The Sykipot campaign has been persistent in the past few months targeting various industries, the majority of which belong to the defense industry. Each campaign is marked with a unique identifier comprised of a few letters followed by a date hard-coded within the Sykipot Trojan itself. In some cases the keyword preceding the numbers is the sub-domain's folder name on the Web server being used. Here are some examples of the campaigns we have seen so far:
These campaign markers allow the attackers to correlate different attacks on different organizations and industries.
The attackers also left additional clues allowing us to gain insight into what appears to be a staging server that is used prior to the delivery of new binaries to targeted users. In addition, we were able to confirm that the server was also used as a command and control (C&C) server for a period of time as well. The server is based in the Beijing region of China and was running on one of the largest ISPs in China. Furthermore, on one occasion one of the attackers connected from the Zhejiang province. The server has hosted over a hundred malicious files from the past couple of months, many of which were used in Sykipot campaigns.
Some example file names that were found on the server include:
- fy12 military pay chart scanned copy.scr
- nui-comisaf coin guidance.pdf
- nwc spouse newsletter.pdf
- president's message inside.pdf
- scanned copy.scr
The files mostly consisted of customized Sykipot binary PDF files containing an exploit that would drop Skyipot. However, other tools that can be useful after a successful compromise were also discovered, such as 'gsecdump', a tool that can be used to dump password hashes from computers. We also saw template files for the Microsoft Office RTF File Stack Buffer Overflow Vulnerability (BID 44652). Many of these files do not appear to be generated directly on the system, but are created elsewhere and copied on to the system. We saw files that were downloaded on to the computer through FTP and others through a removable drive.
Files were also received and saved to the computer from a specific contact that uses a popular instant messaging client in Asia. We were unable to definitively trace the contact number to a particular individual.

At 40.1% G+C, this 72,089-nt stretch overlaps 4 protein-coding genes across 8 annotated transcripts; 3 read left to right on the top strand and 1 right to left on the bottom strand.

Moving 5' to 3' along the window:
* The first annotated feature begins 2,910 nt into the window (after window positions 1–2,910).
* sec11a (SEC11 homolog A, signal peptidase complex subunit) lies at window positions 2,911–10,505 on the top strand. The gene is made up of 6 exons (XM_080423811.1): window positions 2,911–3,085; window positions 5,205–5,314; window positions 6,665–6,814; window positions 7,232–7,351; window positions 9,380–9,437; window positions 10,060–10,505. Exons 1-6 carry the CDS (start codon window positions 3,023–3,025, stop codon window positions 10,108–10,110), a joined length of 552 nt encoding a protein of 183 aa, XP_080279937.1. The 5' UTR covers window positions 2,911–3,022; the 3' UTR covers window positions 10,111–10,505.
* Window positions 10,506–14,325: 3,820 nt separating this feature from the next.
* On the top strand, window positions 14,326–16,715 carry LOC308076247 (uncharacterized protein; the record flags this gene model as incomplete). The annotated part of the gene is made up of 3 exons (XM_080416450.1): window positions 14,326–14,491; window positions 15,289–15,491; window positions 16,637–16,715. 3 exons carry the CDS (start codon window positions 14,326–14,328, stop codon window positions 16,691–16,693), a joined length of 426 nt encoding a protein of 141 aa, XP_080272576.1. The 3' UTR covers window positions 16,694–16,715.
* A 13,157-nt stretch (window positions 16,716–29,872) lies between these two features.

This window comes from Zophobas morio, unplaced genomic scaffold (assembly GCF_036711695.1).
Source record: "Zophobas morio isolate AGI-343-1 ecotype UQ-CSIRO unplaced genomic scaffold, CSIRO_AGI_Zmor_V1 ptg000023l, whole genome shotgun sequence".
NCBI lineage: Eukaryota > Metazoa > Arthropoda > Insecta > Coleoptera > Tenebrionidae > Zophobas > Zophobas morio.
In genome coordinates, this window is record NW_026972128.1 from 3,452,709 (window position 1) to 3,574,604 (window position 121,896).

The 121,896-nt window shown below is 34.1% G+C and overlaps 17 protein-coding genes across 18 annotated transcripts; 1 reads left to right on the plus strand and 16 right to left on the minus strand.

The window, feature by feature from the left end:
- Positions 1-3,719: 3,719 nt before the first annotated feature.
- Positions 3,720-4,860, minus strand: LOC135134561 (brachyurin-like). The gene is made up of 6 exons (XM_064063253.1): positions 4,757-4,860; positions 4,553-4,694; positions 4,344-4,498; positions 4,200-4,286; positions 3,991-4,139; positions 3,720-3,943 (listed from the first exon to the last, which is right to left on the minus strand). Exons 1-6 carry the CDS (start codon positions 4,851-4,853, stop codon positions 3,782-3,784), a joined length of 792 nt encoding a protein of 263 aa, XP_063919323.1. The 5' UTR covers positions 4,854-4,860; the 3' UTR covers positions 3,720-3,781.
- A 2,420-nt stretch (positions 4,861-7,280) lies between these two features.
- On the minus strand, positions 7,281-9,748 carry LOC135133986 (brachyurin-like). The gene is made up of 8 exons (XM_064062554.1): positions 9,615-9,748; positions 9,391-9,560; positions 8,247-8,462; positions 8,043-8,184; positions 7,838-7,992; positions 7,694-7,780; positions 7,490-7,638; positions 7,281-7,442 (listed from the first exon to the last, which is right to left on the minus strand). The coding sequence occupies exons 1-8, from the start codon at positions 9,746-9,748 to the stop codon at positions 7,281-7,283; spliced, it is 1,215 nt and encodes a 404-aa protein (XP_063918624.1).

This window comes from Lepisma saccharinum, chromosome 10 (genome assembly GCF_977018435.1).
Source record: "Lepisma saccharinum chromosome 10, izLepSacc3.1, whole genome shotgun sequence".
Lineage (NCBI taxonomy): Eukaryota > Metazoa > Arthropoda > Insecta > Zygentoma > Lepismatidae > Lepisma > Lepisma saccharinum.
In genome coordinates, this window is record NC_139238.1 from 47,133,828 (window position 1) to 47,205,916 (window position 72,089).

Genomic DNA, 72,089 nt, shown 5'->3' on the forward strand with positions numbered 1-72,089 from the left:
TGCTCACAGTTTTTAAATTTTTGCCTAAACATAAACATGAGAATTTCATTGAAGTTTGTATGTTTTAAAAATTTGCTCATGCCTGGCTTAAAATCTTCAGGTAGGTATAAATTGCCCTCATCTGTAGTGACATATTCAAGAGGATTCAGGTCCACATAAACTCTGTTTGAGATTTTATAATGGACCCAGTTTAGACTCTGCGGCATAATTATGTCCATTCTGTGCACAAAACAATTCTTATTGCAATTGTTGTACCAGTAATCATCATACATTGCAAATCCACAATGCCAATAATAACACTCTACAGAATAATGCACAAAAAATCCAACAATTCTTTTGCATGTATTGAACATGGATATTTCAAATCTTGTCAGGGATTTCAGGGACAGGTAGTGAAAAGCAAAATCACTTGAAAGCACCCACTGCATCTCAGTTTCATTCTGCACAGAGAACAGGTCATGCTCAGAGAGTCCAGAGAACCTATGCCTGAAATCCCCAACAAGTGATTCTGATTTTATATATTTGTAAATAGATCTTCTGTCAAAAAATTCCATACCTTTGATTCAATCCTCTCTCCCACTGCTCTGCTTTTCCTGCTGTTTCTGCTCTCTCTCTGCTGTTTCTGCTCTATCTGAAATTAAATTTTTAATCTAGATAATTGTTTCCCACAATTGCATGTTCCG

Interestingly, we gained insight into another computer that appears to belong to the same group. On this particular computer, the group was utilizing a tool that would automatically modify files in order to evade detection. Example file names include:
There are two noteworthy items here. First, there already appears to be a tool in circulation used to create malicious PDF files. Second, the path name includes 'miansha', which loosely translates to 'veil', a phrase used by hackers when they speak about making changes to files in order to evade detection. The other Chinese word 'fenxi' means 'analysis'.
With such tools available, we are certain to see continued exploit attempts using CVE-2011-2462.
Finally, we have also discovered the following domains, in addition to those listed in our previous blog, associated with the Sykipot attackers:
Some of these domains were compromised and used in the campaign, but most of them were registered for the sole purpose of being a part of the Sykipot infrastructure. On more than one occasion we have seen attackers sending malicious emails from the same server hosting the aforementioned C&C domains. For that exact reason, network administrators should use this information to monitor for attacks and exfiltration of data.
The Sykipot attackers have a long running history of attacks against multiple industries. Based on these insights, the attackers are familiar with the Chinese language and are using computer resources in China. They are clearly a group of attackers who are constantly modifying their creation to utilize new vulnerabilities and to evade security products and we expect that they will continue their attacks in the future.